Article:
Tuesday, October 13, 2009

Intrauterine polyp

This is an interesting 29yr old patient who presented with increased and prolonged menstrual bleeding. On TVS we thought that there was an intrauterine polyp. Diagnostic hysteroscopy revealed this finding.

Wednesday, October 07, 2009

Abortion pill should always be preceded by Transvaginal Sonography

I had an interesting case recently who gave me a clear cut history of having taken mifepristone and misoprostol from another doctor on the 20th of August 2009 after having missed her periods on the 15th of August ( her LMP was 15th July2009). Following which she had bleeding for 11 days.
She came to me on 4th September 2009 with the complaint of severe vomiting. I went for a whole abdomen scan. We discovered that she had an ectopic pregnany in her left tube. I got her ßHCG done it was 36454units and repeat ßHCG was 42756 units. 
On 10th September we did a laparoscopic removal of the tube with the ectopic pregnancy.
This case shows clearly the need to identify an intrauterine pregnancy with the help of ultrasound before, using the abortion pill. The need for this post arose with one NGO propagating over-the-counter sale of abortion pills indiscriminately.

Monday, October 05, 2009

How to remove an IUCD with missing threads

I had a patient with irregular bleeding and echogenic endometrial lining. At first look it looked like that there was an IUCD inside, but as the patient did not give any history of having an IUCD inside I looked for other pathological reasons, without success. In any case I decided to do a diagnostic hysterscopy.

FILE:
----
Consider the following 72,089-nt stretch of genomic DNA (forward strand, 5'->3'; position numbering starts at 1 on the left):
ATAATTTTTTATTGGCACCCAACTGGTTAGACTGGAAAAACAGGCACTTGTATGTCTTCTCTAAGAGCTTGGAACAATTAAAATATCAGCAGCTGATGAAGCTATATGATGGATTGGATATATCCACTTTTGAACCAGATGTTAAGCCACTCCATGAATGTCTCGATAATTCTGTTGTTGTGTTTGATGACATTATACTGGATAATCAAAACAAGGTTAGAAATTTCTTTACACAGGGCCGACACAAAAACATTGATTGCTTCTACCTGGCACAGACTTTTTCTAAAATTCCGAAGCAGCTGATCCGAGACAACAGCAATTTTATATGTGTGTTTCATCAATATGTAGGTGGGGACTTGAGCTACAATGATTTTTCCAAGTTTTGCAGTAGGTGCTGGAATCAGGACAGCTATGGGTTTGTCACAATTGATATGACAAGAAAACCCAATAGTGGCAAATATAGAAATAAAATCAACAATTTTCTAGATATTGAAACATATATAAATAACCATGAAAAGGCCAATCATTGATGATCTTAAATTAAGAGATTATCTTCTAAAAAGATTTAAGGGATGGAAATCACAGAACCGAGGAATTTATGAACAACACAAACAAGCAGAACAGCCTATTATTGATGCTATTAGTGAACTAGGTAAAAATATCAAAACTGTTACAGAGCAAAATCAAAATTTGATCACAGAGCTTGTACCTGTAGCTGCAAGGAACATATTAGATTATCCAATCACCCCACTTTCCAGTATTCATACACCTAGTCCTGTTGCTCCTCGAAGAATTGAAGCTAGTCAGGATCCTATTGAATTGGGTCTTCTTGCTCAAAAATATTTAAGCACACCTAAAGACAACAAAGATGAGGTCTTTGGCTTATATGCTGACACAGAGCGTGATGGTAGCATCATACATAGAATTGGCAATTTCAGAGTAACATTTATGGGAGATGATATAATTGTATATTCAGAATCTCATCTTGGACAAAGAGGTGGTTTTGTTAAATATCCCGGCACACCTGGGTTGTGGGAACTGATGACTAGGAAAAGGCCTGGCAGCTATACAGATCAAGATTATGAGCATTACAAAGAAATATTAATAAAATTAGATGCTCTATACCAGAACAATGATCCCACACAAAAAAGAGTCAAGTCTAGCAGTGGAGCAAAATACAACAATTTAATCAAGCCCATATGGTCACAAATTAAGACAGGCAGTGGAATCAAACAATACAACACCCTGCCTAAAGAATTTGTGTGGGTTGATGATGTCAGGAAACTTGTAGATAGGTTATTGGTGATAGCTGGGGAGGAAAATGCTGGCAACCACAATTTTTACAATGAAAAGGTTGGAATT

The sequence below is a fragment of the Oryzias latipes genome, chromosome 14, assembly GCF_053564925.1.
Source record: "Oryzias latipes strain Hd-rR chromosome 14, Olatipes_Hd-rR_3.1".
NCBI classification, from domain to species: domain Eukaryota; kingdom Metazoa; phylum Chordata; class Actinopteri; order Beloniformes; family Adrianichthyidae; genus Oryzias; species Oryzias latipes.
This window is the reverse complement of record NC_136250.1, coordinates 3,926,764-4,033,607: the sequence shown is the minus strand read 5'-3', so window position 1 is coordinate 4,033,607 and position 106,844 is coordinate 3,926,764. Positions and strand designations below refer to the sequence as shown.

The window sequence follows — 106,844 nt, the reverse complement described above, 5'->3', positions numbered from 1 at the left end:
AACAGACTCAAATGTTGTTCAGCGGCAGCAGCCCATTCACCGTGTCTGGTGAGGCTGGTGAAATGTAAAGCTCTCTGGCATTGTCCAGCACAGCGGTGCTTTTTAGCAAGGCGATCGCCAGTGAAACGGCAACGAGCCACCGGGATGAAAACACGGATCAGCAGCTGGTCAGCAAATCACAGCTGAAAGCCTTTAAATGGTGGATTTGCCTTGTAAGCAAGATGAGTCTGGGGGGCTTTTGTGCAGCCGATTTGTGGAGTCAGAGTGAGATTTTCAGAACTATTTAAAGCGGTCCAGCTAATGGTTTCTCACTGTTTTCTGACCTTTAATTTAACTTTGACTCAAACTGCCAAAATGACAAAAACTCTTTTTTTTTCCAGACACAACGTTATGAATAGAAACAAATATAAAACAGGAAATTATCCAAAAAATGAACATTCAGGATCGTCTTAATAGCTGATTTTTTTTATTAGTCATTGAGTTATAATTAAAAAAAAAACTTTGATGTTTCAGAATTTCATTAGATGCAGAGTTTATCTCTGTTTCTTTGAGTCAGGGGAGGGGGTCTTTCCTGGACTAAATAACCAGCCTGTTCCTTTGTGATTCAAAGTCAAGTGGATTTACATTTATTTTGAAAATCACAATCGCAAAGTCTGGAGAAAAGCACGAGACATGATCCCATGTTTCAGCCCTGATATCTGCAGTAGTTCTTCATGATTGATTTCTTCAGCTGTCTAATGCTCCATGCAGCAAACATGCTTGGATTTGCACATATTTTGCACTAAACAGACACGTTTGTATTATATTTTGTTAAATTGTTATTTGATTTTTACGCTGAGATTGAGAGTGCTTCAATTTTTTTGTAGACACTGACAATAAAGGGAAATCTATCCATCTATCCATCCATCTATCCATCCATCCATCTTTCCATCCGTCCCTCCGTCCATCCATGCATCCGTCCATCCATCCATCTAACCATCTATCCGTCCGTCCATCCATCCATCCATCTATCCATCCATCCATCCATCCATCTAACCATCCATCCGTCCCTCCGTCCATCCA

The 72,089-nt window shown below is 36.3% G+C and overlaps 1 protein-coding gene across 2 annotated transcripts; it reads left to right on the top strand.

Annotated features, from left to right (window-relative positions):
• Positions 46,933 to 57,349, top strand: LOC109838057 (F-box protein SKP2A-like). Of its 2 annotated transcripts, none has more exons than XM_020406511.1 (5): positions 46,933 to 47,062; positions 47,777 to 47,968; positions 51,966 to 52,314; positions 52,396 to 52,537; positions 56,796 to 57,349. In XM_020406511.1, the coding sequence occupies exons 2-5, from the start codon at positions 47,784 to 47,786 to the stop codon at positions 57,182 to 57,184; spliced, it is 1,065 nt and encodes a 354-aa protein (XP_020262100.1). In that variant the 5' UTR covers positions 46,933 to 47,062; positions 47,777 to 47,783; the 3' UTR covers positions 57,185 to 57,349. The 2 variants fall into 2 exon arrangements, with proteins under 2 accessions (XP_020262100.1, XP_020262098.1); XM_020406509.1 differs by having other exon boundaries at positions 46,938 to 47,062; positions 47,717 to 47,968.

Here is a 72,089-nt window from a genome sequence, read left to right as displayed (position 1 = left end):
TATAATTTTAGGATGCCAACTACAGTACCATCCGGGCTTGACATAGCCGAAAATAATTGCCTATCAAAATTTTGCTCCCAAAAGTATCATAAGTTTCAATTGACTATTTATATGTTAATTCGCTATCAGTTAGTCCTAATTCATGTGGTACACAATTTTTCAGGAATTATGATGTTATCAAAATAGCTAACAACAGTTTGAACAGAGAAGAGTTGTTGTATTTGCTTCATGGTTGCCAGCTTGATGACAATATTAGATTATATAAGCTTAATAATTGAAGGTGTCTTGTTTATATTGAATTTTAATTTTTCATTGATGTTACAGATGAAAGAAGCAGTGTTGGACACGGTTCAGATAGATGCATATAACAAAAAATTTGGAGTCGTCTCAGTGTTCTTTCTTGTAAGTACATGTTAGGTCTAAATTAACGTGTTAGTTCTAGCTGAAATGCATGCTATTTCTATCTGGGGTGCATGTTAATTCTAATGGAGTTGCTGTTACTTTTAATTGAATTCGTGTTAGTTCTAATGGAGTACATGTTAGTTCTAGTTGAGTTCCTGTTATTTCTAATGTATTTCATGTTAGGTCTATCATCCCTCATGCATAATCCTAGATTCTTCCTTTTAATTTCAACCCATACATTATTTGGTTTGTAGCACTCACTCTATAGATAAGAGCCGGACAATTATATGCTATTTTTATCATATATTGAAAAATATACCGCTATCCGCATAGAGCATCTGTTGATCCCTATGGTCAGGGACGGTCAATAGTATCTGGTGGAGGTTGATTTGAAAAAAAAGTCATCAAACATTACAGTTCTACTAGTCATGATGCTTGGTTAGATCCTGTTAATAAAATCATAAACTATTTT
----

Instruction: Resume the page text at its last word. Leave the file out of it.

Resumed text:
The Hysteroscopic view (pardon the poor video quality due to technical reasons)

This is the IUCD which I had removed with the help of curved artery forceps after doing the hysteroscopy.
A few days back I again removed an IUCD whose threads were not seen from below but we could see the IUCD on USG. This time the hysteroscopic view showed just a part of the IUCD and I was not able to negotiate the hysteroscope inside the cervix, beyond the internal os.
In both cases the IUCD was felt stuck on the anterior wall. This time I could not take it out with the curved artery forceps, But instead due to the ingenuous staff nurse, I could take it out with the help of a Desjardin Gall stone forceps.

My suggestion for all gynaecs stuck with an IUCD with missing threads, but visible on USG, who do not have the facility of hysteroscopy, is to try to remove it from the anterior wall of uterus with the help of a Desjardin's forceps.
Advantages of this forceps:-
  • The forceps is useful because it is slender, advantage over a sponge holding forceps.
  • It has a good grip, advantage over ovum forceps, that is if you have a slender enough ovum forceps.
  • An advantage over both the above forceps is its curve. The second patient was a previous caesarean patient whose uterus was badly stuck up anteriorly and there was hardly any mobility, I needed an instrument with which I could reach up anteriorly.

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